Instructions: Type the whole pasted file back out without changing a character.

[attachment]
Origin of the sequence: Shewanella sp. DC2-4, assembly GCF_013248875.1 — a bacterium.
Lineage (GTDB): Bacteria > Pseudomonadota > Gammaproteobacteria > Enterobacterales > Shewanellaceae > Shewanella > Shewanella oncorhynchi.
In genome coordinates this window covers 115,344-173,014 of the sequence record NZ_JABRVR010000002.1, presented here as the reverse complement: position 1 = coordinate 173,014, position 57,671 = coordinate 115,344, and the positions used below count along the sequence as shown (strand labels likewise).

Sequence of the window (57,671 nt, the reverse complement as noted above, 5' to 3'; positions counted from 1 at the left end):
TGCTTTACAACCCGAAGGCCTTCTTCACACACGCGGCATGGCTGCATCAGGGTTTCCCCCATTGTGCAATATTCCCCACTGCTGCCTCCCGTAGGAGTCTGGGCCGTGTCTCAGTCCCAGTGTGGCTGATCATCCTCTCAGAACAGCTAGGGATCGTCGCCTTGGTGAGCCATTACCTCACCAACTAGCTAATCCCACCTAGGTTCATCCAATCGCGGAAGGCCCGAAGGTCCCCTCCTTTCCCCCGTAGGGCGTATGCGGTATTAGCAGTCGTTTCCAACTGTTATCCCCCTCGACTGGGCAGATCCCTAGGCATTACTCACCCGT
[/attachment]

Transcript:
Origin of the sequence: Shewanella sp. DC2-4, assembly GCF_013248875.1 — a bacterium.
Lineage (GTDB): Bacteria > Pseudomonadota > Gammaproteobacteria > Enterobacterales > Shewanellaceae > Shewanella > Shewanella oncorhynchi.
In genome coordinates this window covers 115,344-173,014 of the sequence record NZ_JABRVR010000002.1, presented here as the reverse complement: position 1 = coordinate 173,014, position 57,671 = coordinate 115,344, and the positions used below count along the sequence as shown (strand labels likewise).

Sequence of the window (57,671 nt, the reverse complement as noted above, 5' to 3'; positions counted from 1 at the left end):
TGCTTTACAACCCGAAGGCCTTCTTCACACACGCGGCATGGCTGCATCAGGGTTTCCCCCATTGTGCAATATTCCCCACTGCTGCCTCCCGTAGGAGTCTGGGCCGTGTCTCAGTCCCAGTGTGGCTGATCATCCTCTCAGAACAGCTAGGGATCGTCGCCTTGGTGAGCCATTACCTCACCAACTAGCTAATCCCACCTAGGTTCATCCAATCGCGGAAGGCCCGAAGGTCCCCTCCTTTCCCCCGTAGGGCGTATGCGGTATTAGCAGTCGTTTCCAACTGTTATCCCCCTCGACTGGGCAGATCCCTAGGCATTACTCACCCGT